By Latavia Taylor
A 2004 graduate of James Madison University, Levar Stoney is a living inspiration. After completing his undergraduate degree in political science, he attended the Virginia Commonwealth University Minority Political Leadership Institute, finishing in 2006.
Currently sworn as the Secretary of the Commonwealth of Virginia, since January of 2015, Stoney has made tremendous strides. Not only has he broken racial barriers, by becoming the first African American to be Secretary of the Commonwealth, he is also presently the youngest affiliate of Governor McAuliffe’s cabinet. Such accomplishments define Stoney’s success and offers inspiration for individuals of all ages and backgrounds.
Before he became Secretary of the Commonwealth, Stoney was closely involved with the election campaigns of Terry McAuliffe. During this period he obtained the title of Deputy Campaign Manager for the 2013 gubernatorial election, and he continued to set records as he was the youngest state executive director of the Democratic party in the United States.
In line with the mission of Gemeinschaft Home, Levar Stoney’s attitude and motivation to reach above and beyond the “status quo,” to achieve something greater, offers encouragement to individuals who have experienced hardships and substantial setbacks, giving them a sense of hope and a desire to persevere. We extend our gratitude to Levar Stoney who has accepted our invitation to give the keynote address during our annual banquet next April.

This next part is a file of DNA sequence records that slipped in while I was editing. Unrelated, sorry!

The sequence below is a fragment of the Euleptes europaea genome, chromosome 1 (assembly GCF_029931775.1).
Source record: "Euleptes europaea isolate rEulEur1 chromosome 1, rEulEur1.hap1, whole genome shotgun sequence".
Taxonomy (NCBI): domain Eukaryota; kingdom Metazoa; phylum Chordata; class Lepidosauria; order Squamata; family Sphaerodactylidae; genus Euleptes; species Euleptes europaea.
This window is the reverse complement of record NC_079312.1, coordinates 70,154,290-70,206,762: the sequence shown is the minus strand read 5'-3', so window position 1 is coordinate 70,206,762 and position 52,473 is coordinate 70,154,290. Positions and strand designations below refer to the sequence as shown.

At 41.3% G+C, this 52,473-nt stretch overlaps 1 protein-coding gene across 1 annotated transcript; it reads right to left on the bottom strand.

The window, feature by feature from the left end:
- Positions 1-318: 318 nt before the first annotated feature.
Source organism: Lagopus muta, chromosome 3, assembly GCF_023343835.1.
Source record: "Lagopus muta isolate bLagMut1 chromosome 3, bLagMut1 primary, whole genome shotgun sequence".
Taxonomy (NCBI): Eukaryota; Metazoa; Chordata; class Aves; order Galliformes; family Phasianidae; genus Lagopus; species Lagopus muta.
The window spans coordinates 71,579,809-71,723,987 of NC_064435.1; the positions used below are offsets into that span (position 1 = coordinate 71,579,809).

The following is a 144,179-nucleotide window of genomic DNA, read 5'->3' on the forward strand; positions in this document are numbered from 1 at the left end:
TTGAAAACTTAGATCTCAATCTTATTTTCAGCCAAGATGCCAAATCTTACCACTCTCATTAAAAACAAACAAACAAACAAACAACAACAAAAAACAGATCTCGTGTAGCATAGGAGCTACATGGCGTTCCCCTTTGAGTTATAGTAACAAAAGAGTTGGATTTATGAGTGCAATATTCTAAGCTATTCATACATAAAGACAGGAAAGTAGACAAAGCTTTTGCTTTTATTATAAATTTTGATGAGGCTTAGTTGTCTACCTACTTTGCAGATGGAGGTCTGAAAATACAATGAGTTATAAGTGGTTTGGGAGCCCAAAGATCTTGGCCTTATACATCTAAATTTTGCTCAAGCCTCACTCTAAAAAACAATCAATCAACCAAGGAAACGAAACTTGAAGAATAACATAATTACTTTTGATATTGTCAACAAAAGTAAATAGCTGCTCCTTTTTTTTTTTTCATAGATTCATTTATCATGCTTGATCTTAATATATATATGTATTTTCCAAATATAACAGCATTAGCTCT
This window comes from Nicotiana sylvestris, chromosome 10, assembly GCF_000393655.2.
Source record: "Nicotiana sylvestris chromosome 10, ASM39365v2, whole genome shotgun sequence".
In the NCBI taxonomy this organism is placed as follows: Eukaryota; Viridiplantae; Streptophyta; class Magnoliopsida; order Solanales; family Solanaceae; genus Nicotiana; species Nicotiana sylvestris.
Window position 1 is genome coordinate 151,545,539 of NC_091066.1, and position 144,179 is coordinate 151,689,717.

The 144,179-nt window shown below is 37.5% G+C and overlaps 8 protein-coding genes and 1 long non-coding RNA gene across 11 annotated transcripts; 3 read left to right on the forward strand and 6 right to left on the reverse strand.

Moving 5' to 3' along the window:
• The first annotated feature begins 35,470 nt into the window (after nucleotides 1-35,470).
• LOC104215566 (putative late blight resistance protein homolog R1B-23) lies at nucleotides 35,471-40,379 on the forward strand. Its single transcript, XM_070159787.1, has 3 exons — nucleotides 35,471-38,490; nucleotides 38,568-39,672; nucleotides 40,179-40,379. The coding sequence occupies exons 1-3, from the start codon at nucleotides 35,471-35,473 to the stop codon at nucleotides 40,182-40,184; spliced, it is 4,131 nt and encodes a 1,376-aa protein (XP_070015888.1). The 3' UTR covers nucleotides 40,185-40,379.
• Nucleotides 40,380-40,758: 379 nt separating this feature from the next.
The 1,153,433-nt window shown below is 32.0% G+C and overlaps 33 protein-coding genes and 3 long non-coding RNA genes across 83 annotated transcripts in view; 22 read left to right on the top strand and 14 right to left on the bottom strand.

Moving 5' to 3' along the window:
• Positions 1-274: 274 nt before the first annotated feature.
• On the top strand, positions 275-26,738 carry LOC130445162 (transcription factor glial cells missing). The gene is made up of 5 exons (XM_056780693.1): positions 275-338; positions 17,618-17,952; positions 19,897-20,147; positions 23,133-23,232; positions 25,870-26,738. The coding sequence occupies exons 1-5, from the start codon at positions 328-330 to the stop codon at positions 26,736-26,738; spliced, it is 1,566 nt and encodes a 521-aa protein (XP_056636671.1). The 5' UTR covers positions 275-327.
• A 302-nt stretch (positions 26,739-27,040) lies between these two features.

Board member Kay Knickrehm initially approached Stoney about speaking at the event, because of his heavy involvement with reforming policies that concern restoring citizen rights for ex-offenders. Stoney’s continuous work to help a population that is oftentimes overlooked and disregarded resonates loudly with the goals of Gemeinschaft Home.
In October of 2015, Governor McAuliffe assigned Stoney to lead Virginia’s efforts to streamline the process of restoring voting rights for convicted felons who have completed their prison sentence. He also co-chairs the governor’s commission that will review the Commonwealth’s policy on parole. Stoney emphasizes that, “We put ourselves up to be a first-class state, yet we have one of the highest rates of second-class citizens—one of the highest rates of disenfranchisement.”
The banquet will raise funds for the organization as a whole, assisting with basic resident expenses, building improvements, and future projects. It will take place on April 22, 2016, at Park View Mennonite Church, in Harrisonburg.